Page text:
Karen worked in the Medical School and the Deans’ office of the College of Liberal Arts before taking up the challenge at the Institute. Karen shares her time between the Institute and home and uses her networking skills to knit students, faculty, and community together. Her interests are in arts, science, technology, and diversity above special interests.
Laurie Moberg graduated from the University of Minnesota with a PhD in anthropology in 2018. Her doctoral research investigates recurrent episodes of flooding on rivers in Thailand and queries how the ecological, social, and cosmological entanglements between humans and nonhumans, people and the material world, are reimagined and reconfigured in the aftermath of disasters. At IAS, Laurie brings her ethnographic sensibilities, attention to story, and interest in human-nonhuman relations to questions of water and absented narratives closer to home.
Juliet Burba works to develop and manage funding opportunities for the IAS. Before coming to the IAS, she served as a curator and program director at the Bakken Museum and as an exhibit developer and paleontological preparator at the Science Museum of Minnesota. Juliet brings to IAS her experience developing projects to engage the public in trans-disciplinary experiences spanning science, medicine, and the humanities. She holds a Ph.D. from the Program in History of Science and Technology at the University of Minnesota and is an avid generalist by nature. When not at IAS, she helps to manage a 35-horse boarding barn and rides and competes in dressage.
Abby Travis works on IAS communications and events, advancing the IAS’s interdisciplinary mission through a range of programmatic efforts and content initiatives. Before coming to the IAS, she served as editor at Milkweed Editions, a nonprofit, independent press based here in Minnesota. Abby brings to the IAS her varied experience in engagement strategy, digital communications, fundraising, and over ten years in literary publishing to nurture an active and engaged ecosystem of writers, readers, educators, researchers, community members, and supporters. She holds an MFA in creative nonfiction from Emerson College and is at work on a book about the sport and art of training horses for competition and the weight of human spectacle, ambition, and intention riding on the equine body. Her writing has been recognized as Notable by Best American Essays. When not at the IAS, you can find her meditating or under the tutelage of horses and trees.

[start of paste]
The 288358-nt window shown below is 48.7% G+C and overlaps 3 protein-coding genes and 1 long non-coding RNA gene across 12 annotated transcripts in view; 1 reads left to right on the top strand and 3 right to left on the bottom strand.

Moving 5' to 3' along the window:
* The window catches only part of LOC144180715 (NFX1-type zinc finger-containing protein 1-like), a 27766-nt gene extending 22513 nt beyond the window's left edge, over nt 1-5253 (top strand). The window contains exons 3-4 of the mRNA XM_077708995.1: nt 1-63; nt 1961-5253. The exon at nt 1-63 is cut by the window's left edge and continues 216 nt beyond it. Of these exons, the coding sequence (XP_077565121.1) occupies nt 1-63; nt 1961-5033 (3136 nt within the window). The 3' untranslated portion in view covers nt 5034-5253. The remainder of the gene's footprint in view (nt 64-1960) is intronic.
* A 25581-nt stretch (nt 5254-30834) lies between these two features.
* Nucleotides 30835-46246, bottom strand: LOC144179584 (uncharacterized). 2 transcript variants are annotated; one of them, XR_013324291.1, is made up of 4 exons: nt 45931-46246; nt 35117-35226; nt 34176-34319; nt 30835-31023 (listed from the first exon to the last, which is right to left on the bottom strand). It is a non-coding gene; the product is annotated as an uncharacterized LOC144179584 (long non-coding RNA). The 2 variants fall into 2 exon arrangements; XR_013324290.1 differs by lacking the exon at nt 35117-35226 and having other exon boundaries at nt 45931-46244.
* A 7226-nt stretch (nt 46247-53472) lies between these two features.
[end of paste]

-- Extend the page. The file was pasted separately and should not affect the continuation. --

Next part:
Susannah L. Smith is a historian of Russia and modern Europe. Her research focuses on the intersection of national identity, official arts policy, and Russian folk music in the Soviet Union, 1917-1945. She studies and performs traditional Javanese music with the Sumunar Gamelan Ensemble. Before coming to the IAS, she was the managing editor of the Journal of Asian Studies, developed the Population Studies minor program and coordinated administration on the IPUMS-International projects at the Minnesota Population Center, and was assistant director of the Making of the Modern World/Writing Program at Eleanor Roosevelt College, University of California, San Diego.